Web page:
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Minerva Anestesiol. 1999 Jul-Aug;65(7-8):529-40.

Sepsis and organ dysfunction/failure. An overview.

Author information

1
Department of Anaesthesia and Intensive Care, University School of Medicine, Trieste, Italy.

Abstract

Sepsis is a condition at high risk for the patients to develop organ(s) or system dysfunction/failure and represent a very limiting process for survival. Researchers and clinicians proposed standardization of terminology for sepsis and related problems to improve communication and to evaluate the efficacy of preventive measures and therapeutic interventions. Interrelationship among systemic inflammatory response syndrome (SIRS), infection and sepsis are surrounded by non infectious satellite events such as trauma, burns, pancreatitis, haemorrhagic shock, immune-mediated organ injury and infectious cause such as fungemia, parasitemia, viremia. The prevalence of infections among intensive care patients has been reported to vary from 15 to 40%. Usually indicators of sepsis are persistent hyperlactatemia and supranormal level of DO2. These conditions may progress as a sort of dynamic process known as endotoxaemia condition which is mediated by derangement of biohumoral factors inducing immunological dissonance and ultimately concomitant or sequential organs dysfunction/failure. Multiple sources of sepsis is a phenomenon clearly associated with poor prognosis and all the sepsis trials managed in the last decades have failed on reducing mortality rate in enrolled patients. Development of scoring system routinely used at bedside represent an important method to establish cost-effectiveness in this exiting area of study and clinical management. Controversial results on sepsis need a sort of consensus at different level from researchers to clinician experiencing new strategies for prevention and more appropriately therapeutic approach for the management of this syndrome.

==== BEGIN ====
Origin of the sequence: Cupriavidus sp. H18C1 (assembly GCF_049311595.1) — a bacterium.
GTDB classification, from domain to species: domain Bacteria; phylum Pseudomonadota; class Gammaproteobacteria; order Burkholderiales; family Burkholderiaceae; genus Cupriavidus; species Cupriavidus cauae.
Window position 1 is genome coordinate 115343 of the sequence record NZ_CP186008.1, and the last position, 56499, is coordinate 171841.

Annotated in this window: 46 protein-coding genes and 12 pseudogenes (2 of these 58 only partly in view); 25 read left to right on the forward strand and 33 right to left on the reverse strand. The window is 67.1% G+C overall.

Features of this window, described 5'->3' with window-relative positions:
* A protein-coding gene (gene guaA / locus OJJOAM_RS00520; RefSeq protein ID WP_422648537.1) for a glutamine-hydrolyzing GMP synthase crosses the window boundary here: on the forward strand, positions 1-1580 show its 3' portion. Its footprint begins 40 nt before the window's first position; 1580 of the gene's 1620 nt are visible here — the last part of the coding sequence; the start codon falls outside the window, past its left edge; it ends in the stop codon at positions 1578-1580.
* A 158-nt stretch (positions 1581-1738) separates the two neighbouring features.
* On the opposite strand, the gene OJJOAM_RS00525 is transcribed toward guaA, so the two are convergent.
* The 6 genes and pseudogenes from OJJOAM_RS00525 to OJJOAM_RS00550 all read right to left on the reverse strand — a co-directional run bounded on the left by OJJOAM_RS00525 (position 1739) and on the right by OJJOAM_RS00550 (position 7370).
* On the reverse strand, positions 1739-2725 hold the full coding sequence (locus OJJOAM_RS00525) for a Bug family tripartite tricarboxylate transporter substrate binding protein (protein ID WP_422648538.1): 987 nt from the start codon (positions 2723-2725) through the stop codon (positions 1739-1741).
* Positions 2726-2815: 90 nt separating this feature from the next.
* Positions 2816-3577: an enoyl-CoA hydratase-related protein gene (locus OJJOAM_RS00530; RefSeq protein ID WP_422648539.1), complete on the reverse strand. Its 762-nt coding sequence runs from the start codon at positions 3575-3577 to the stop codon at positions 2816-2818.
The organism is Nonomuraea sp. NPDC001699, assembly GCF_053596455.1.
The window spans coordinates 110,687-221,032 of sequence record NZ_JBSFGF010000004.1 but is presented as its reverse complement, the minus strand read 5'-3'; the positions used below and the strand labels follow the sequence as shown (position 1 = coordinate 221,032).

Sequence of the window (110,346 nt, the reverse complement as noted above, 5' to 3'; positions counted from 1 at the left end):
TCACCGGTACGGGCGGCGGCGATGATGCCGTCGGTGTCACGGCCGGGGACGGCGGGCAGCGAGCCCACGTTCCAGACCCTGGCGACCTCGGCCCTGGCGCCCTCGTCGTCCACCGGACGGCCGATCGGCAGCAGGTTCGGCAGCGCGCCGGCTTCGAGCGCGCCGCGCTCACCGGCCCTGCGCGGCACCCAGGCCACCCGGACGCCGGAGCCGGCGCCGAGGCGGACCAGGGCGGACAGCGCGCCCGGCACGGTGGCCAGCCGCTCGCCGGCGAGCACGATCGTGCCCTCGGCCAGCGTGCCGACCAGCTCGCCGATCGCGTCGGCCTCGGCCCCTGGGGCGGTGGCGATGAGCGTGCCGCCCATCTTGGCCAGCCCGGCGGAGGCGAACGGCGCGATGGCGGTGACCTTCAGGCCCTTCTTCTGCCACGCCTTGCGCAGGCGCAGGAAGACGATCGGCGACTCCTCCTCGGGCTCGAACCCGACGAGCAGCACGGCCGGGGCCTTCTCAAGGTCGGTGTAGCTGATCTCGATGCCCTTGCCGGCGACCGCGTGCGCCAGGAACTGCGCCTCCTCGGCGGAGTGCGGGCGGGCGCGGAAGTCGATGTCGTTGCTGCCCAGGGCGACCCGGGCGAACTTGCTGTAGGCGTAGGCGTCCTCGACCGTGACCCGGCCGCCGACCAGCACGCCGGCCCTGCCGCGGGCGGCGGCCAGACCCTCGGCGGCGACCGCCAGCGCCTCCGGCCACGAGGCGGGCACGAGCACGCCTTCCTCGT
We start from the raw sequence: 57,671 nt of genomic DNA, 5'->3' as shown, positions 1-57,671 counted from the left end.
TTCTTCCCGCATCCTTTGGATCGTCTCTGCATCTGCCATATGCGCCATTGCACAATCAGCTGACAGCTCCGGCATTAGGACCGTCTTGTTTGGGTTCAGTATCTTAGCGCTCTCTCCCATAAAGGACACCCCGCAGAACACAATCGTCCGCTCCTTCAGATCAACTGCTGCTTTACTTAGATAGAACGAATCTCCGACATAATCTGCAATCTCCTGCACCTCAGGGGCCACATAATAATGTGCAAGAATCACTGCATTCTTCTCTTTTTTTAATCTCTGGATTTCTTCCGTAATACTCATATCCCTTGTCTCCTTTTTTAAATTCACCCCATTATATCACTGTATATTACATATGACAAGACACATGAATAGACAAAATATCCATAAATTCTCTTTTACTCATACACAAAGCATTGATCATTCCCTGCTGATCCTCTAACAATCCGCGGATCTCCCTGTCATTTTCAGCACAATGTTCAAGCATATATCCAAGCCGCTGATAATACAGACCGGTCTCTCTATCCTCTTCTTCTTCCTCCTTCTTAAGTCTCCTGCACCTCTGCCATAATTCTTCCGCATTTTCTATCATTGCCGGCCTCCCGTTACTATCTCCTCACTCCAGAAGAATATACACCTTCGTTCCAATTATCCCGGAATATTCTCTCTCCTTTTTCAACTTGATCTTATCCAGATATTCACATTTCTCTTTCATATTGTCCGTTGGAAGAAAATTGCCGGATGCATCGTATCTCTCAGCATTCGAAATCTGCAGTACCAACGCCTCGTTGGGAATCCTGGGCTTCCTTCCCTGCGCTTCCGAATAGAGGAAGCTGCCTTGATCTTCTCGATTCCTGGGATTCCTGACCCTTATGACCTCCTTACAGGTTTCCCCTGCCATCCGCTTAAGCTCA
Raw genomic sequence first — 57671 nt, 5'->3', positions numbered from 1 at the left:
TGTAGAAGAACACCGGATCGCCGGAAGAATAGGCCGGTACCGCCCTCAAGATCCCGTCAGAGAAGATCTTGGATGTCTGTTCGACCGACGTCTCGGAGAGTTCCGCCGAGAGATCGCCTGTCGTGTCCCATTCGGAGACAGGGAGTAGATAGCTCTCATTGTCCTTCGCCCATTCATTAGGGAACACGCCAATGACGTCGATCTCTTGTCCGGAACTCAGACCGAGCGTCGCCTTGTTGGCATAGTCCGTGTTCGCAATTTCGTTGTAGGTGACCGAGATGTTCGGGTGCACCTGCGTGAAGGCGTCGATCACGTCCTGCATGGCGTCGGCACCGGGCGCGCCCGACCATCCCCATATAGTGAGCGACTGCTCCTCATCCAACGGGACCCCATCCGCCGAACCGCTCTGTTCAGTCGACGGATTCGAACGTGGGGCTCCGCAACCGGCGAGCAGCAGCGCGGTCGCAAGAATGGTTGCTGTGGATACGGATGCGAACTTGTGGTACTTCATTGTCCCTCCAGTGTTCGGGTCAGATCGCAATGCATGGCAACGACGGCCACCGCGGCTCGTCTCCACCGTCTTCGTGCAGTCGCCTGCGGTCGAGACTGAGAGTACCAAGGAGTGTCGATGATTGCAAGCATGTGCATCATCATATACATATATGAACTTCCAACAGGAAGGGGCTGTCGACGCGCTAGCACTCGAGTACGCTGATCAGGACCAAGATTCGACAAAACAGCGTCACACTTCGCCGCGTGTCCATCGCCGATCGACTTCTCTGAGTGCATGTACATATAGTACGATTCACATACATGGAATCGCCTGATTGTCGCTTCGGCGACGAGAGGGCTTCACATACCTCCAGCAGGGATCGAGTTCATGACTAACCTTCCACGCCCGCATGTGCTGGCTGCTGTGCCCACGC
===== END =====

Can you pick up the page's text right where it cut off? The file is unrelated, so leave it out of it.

PMID:
10479840
[Indexed for MEDLINE]

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